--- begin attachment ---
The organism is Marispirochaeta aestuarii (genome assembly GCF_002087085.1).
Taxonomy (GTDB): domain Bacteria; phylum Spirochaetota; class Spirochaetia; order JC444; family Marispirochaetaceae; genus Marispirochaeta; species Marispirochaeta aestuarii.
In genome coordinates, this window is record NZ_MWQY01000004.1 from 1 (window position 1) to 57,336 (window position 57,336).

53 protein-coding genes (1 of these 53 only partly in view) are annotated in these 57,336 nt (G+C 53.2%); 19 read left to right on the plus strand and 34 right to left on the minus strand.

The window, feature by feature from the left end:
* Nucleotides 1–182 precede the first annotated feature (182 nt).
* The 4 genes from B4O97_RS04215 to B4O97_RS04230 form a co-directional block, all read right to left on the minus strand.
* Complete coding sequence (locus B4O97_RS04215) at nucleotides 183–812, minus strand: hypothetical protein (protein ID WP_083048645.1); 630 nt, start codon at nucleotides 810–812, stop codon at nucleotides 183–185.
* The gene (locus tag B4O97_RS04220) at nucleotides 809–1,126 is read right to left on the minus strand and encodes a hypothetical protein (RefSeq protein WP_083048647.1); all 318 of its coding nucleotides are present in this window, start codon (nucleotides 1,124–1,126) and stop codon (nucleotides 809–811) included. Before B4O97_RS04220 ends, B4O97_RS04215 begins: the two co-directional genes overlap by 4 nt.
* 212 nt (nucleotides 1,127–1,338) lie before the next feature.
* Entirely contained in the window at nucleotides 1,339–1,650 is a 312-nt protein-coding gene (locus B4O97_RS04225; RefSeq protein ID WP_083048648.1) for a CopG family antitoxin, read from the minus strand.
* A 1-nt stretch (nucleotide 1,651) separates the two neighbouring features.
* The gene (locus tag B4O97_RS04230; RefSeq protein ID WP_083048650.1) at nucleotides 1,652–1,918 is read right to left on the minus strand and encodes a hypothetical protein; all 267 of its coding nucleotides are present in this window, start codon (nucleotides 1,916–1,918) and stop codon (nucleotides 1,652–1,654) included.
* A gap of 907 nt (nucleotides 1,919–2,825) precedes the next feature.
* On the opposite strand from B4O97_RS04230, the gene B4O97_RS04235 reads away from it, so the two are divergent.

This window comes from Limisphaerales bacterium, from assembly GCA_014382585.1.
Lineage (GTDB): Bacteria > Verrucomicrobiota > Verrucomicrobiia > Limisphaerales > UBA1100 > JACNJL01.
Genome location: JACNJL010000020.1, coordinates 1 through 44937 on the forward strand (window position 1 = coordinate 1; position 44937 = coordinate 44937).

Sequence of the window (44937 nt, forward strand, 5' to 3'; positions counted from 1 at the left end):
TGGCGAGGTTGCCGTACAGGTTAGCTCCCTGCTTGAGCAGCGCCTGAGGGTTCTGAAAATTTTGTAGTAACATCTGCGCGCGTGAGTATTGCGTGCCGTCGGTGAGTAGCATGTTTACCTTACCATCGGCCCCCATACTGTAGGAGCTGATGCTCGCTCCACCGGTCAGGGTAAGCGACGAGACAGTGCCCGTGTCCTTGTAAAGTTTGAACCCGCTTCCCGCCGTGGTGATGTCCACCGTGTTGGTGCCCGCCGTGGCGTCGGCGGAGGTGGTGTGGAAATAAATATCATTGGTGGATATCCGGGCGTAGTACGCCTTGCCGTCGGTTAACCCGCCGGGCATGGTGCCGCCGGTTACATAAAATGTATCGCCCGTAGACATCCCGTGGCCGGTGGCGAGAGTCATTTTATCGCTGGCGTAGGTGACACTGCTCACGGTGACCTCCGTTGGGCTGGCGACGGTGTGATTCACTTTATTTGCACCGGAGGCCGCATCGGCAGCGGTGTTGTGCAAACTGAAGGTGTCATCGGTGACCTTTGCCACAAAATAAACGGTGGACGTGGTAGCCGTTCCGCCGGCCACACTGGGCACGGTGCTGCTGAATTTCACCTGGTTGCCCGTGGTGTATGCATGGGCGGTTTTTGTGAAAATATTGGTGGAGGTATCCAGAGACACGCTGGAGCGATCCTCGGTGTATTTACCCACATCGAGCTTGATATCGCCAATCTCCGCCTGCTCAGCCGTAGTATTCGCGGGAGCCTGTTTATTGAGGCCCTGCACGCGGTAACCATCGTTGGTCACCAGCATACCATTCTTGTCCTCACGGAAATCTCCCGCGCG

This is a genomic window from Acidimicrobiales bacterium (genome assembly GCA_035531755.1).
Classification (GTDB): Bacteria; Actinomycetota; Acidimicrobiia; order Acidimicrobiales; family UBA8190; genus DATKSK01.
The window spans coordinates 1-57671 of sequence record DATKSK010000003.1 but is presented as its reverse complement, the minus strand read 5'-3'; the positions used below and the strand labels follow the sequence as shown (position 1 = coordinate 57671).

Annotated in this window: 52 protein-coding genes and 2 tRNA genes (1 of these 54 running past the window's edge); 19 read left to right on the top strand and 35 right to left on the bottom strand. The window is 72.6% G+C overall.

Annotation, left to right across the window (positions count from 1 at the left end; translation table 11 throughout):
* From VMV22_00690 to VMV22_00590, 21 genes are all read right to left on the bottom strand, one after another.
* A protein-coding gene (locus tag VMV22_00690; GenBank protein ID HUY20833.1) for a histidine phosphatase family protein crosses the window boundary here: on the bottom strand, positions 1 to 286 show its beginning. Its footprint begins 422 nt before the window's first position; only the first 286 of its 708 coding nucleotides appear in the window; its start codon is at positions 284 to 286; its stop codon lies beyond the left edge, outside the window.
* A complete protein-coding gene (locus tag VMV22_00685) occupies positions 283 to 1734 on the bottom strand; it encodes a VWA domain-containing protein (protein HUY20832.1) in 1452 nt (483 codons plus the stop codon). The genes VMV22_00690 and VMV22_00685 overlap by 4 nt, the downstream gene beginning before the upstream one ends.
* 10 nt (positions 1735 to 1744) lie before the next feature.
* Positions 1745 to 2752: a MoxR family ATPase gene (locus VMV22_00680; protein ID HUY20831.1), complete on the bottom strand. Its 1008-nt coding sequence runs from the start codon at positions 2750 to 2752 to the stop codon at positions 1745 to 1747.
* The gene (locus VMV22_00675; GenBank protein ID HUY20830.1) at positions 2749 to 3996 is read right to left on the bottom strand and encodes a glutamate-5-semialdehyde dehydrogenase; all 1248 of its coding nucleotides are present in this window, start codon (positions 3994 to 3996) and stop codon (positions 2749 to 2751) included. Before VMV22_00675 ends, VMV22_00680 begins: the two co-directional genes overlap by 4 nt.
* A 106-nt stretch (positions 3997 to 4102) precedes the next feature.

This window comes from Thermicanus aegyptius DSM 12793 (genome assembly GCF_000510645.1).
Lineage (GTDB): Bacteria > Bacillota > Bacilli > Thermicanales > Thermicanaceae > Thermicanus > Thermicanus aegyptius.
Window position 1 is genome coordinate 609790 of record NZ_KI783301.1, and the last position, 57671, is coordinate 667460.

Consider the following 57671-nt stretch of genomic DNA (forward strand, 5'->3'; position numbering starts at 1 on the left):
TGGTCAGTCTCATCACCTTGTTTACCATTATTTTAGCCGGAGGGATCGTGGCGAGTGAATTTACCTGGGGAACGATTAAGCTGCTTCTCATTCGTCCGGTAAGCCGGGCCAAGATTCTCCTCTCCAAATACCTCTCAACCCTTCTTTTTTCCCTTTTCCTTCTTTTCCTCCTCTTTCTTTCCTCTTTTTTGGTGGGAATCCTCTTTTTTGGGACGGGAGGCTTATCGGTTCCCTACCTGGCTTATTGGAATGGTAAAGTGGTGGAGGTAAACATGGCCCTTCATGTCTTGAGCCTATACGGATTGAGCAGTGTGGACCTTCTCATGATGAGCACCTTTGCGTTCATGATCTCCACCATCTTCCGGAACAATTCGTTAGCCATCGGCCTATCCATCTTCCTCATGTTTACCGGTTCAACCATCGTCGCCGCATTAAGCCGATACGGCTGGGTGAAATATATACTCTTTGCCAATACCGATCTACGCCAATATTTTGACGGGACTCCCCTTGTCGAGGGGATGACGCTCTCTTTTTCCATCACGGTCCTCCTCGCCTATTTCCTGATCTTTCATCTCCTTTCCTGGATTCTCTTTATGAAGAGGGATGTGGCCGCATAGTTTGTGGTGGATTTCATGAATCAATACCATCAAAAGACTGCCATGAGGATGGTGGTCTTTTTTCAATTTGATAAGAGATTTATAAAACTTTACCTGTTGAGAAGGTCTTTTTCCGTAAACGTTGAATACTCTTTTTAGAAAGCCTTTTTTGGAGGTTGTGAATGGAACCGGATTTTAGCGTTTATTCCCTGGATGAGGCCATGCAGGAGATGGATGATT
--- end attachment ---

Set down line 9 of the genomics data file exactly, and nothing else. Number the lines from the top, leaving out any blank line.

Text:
* The gene (locus tag B4O97_RS04220) at nucleotides 809–1,126 is read right to left on the minus strand and encodes a hypothetical protein (RefSeq protein WP_083048647.1); all 318 of its coding nucleotides are present in this window, start codon (nucleotides 1,124–1,126) and stop codon (nucleotides 809–811) included. Before B4O97_RS04220 ends, B4O97_RS04215 begins: the two co-directional genes overlap by 4 nt.